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‘Horror show’: Vegas eyewitnesses recount chaos of Mandalay Bay shootingAnother day, another mass shooting.

At least 50 people are dead and 200 are injured as a gunman (American male, 64) opened fire on the crowd from the 32nd floor of the Mandalay Bay hotel in Las Vegas, which overlooked the concert.  According to the NRA, if only the crowd were all armed as well, they could have opened fire at the hotel and then the hotel residents, packing their legally purchased firearms, could have returned fire on the crowd and later we could sort through all the bodies and figure out who started it.  Wouldn’t that be better than just banning the guns?

As it is, this is simply horrific and yet another concert tragedy to bookend the Summer of 2017.   The bombing in Manchester in May was terrorism, this was just a pissed off white guy, opening fire on a country music crowd, of all things.  There’s no amount of concert security that can protect you from automatic weapons fire from a hotel across the street.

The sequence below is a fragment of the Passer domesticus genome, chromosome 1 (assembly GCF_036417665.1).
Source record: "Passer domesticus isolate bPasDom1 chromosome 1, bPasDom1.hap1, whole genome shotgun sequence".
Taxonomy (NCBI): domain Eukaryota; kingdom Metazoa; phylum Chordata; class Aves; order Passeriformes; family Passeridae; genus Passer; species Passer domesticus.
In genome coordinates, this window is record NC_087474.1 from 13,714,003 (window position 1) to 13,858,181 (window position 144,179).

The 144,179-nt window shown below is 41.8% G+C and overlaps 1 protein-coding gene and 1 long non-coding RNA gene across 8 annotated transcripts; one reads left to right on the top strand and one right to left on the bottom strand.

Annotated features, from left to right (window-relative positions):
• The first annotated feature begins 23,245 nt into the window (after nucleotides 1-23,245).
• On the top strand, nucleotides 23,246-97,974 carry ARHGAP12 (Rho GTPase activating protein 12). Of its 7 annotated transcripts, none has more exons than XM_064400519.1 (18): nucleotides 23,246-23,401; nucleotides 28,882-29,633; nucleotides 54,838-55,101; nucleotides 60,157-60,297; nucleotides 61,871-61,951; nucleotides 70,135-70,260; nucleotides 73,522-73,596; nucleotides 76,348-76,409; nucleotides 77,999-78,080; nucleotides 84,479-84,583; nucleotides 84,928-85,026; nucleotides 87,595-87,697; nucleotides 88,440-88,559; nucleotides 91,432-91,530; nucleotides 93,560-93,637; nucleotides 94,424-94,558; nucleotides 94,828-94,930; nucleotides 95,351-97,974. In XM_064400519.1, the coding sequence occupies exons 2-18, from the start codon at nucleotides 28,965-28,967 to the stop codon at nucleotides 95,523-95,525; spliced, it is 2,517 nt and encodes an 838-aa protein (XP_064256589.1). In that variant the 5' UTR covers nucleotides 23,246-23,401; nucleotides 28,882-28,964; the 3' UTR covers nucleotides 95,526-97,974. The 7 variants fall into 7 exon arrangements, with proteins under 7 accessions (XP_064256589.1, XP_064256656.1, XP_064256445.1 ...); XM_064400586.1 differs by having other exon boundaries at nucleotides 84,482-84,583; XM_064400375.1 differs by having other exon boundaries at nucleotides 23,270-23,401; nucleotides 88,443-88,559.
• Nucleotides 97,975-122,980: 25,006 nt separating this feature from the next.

All of Las Vegas went into lockdown following the incident, with flights grounded and guests ordered to remain in their rooms while police ran down leads on possible accomplices or other planned attacks.  Thankfully, nothting else has happened – but this one was more than enough!  

Typically, the markets seem unphased by tragedy – and there was plenty of it over the weekend beginning with the massive unfairness of the Trump Tax Plan, which turns out to be exactly what we thought it would be – yet another transfer of wealth from the poor to the rich.  As I have pointed out before, the rich have not gotten so rich that any attempt to increase their own wealth comes at a horrific cost to the “losers” in the equations – which is pretty much anyone not already in the Top 1%.  

The new tax framework, which the White House rolled out Wednesday, is heavy on cuts for corporations, which tend to reward shareholders, as well as reductions for business owners. As a result, its benefits are skewed toward the wealthy – just over half of the cuts, which total $2.4Tn over a decade, would go to the Top 1% of taxpayers, who would see their after-tax incomes
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